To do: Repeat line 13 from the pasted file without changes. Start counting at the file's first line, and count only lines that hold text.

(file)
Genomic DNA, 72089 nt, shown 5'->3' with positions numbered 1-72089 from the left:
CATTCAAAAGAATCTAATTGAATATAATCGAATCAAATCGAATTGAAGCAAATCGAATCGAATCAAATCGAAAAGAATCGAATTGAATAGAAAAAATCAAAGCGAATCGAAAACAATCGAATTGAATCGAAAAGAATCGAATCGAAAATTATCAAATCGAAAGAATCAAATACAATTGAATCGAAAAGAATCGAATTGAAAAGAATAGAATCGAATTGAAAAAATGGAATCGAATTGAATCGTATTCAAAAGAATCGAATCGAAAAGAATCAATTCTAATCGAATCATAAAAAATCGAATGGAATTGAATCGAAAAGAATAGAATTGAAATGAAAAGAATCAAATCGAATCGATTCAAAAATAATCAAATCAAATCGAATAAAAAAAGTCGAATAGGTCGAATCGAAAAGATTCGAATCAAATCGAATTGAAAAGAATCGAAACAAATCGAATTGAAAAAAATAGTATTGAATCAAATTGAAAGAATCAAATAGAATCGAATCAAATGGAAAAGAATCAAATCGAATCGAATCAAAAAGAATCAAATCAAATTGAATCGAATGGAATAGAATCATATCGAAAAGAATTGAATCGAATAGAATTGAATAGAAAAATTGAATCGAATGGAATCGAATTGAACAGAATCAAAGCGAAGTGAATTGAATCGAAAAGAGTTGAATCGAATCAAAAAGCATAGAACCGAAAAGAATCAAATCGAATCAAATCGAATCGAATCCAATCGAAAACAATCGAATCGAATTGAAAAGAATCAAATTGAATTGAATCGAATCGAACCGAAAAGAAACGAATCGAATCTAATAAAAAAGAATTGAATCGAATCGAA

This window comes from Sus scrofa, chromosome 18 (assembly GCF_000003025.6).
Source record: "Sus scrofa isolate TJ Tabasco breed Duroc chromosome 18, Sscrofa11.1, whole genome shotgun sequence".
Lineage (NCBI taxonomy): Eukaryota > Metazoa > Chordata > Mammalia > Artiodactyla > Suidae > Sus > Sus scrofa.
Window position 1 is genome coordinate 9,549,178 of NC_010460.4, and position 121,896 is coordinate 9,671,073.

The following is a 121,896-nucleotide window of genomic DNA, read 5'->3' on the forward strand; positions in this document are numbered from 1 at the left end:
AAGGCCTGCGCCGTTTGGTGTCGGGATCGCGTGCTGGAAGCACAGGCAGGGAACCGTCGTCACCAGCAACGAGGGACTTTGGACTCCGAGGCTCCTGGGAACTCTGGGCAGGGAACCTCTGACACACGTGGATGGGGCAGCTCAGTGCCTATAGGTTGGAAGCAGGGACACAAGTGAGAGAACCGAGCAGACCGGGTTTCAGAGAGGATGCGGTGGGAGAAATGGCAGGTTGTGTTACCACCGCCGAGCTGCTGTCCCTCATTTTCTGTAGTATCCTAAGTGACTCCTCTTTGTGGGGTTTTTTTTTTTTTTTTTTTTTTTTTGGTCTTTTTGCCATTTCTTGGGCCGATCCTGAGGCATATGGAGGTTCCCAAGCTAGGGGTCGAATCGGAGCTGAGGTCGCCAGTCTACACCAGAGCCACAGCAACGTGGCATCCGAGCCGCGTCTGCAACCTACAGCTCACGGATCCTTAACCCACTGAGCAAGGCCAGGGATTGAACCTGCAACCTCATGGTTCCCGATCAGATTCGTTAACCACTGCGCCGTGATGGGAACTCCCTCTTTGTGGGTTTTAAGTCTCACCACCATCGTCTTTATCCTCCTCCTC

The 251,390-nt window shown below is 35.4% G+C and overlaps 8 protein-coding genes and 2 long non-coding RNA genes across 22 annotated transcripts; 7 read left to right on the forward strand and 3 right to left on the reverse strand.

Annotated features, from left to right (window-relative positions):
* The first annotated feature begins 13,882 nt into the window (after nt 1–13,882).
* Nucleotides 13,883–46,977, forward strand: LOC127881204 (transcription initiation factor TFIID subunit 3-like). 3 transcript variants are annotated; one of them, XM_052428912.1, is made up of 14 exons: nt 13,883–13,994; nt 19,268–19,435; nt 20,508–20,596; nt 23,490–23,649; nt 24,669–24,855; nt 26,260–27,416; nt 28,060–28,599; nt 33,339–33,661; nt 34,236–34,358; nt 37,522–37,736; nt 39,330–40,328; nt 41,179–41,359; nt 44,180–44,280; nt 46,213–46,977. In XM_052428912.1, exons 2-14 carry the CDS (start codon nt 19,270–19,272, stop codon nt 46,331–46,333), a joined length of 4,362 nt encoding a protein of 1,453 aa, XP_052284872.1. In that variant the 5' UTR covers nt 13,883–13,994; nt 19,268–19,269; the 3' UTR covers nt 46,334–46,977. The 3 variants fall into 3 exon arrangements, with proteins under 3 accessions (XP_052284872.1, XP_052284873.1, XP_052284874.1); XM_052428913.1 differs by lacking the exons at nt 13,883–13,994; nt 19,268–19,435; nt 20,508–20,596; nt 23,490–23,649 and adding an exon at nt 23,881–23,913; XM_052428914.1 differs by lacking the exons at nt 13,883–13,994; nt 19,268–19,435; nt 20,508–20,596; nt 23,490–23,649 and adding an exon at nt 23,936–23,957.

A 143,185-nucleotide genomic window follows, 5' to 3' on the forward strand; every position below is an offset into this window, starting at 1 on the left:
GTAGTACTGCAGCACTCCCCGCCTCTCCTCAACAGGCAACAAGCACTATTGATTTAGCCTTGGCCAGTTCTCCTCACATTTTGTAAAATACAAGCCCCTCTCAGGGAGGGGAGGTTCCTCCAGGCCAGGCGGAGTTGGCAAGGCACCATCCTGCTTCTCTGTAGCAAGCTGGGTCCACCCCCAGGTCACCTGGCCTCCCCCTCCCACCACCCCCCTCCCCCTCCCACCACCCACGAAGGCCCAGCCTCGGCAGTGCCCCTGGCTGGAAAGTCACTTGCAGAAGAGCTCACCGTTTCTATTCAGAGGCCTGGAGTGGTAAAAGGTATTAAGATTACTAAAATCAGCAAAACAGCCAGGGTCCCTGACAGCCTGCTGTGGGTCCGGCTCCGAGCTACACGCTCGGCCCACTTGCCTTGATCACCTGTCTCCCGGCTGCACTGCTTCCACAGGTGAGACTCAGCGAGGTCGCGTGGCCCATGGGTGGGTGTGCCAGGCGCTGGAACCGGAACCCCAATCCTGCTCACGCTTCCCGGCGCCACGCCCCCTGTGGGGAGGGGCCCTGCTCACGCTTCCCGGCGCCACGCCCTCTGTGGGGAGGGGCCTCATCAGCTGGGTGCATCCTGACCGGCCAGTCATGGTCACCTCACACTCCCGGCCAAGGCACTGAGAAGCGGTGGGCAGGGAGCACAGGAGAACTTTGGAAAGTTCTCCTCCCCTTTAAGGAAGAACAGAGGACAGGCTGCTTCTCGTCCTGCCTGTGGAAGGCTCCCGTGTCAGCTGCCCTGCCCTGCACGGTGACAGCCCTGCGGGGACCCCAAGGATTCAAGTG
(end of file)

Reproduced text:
A 143,185-nucleotide genomic window follows, 5' to 3' on the forward strand; every position below is an offset into this window, starting at 1 on the left: